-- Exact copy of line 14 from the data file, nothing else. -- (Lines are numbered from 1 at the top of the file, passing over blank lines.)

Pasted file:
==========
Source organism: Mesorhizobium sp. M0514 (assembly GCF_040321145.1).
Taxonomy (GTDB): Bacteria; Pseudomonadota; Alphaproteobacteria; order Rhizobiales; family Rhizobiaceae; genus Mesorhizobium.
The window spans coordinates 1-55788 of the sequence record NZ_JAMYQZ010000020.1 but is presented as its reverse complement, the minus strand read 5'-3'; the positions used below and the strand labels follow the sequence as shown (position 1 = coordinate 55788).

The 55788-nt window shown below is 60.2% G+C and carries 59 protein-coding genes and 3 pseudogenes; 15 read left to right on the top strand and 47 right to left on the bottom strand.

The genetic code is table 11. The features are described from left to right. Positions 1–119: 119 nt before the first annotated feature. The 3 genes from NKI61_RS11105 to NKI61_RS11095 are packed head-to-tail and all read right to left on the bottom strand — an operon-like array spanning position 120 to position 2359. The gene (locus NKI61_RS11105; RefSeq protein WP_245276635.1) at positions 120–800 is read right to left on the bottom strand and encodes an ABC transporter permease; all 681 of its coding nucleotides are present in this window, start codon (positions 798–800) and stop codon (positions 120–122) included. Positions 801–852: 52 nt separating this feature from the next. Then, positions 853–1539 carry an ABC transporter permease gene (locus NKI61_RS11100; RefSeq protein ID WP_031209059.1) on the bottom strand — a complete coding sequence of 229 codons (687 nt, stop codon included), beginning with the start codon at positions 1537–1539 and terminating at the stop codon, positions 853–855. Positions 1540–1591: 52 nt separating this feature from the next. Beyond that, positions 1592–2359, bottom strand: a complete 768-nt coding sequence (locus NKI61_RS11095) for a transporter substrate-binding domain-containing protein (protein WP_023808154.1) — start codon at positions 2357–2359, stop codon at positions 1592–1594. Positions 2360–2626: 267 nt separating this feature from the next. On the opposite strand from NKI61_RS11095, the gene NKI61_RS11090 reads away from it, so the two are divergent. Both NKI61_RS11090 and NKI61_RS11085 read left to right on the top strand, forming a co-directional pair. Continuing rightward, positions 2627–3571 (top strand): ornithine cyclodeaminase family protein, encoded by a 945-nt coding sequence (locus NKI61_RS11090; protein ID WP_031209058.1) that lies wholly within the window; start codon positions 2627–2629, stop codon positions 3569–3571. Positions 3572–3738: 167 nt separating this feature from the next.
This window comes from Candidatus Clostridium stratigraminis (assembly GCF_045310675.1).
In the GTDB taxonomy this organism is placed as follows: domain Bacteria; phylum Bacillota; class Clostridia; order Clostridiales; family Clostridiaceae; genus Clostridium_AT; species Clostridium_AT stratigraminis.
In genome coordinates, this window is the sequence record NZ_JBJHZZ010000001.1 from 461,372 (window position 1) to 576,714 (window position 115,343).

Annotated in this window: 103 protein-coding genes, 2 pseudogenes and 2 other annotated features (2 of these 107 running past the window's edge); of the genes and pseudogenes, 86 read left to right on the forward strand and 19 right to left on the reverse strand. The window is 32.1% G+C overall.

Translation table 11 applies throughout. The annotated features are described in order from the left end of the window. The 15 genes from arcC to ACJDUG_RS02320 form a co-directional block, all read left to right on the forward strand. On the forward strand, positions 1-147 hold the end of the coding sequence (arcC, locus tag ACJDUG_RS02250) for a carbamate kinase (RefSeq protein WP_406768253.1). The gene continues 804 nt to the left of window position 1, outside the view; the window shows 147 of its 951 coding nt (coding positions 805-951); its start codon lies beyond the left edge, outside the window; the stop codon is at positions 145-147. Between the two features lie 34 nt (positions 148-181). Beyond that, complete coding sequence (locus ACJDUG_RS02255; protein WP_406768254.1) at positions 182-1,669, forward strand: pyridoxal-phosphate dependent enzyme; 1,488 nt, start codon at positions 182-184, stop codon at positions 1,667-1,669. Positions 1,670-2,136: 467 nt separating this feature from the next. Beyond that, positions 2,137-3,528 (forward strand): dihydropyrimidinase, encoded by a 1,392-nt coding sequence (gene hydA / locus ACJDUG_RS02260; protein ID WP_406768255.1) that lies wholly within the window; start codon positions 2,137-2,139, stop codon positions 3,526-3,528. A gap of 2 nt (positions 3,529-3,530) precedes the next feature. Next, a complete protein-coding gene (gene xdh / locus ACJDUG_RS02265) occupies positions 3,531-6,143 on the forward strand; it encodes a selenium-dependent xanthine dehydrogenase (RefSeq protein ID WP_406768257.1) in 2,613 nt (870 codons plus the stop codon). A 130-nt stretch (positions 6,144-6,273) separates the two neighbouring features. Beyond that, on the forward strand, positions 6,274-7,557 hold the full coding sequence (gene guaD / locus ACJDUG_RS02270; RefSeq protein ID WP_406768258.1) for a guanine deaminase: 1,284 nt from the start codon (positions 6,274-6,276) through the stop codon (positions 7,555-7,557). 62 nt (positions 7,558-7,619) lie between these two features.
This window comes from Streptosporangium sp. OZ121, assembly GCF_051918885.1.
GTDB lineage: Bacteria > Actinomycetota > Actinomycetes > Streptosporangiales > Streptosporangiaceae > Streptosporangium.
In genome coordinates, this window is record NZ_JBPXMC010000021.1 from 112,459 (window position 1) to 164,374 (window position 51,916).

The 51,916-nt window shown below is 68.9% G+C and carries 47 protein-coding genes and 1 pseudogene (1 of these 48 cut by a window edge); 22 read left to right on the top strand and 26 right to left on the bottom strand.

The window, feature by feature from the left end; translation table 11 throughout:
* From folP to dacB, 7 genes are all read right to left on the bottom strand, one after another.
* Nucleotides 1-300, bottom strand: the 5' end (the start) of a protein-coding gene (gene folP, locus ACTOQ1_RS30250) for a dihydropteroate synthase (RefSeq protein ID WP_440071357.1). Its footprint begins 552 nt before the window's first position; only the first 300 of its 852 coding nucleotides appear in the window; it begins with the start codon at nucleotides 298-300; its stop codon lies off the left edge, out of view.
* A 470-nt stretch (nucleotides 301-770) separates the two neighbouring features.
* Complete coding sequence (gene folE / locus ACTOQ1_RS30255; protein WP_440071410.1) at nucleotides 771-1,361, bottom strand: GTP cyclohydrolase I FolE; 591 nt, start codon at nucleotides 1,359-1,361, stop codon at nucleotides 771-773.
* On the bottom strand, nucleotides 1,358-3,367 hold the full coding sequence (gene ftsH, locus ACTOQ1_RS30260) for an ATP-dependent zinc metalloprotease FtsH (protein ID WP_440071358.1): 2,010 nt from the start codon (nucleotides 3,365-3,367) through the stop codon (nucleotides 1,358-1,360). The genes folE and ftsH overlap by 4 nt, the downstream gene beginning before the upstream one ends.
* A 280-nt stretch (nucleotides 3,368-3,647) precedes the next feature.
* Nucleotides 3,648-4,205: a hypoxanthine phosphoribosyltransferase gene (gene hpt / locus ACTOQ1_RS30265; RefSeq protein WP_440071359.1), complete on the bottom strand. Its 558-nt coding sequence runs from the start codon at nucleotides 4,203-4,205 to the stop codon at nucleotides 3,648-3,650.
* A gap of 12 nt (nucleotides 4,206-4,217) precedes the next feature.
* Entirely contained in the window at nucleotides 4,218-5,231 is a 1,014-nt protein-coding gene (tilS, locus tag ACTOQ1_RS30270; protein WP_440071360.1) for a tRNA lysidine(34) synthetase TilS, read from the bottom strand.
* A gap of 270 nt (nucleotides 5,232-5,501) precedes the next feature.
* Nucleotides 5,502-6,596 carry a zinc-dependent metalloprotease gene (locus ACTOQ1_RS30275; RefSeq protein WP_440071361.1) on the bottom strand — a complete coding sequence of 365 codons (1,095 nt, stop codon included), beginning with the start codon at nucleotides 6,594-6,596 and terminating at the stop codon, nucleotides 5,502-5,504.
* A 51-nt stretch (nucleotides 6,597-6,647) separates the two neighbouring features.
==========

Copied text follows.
The 51,916-nt window shown below is 68.9% G+C and carries 47 protein-coding genes and 1 pseudogene (1 of these 48 cut by a window edge); 22 read left to right on the top strand and 26 right to left on the bottom strand.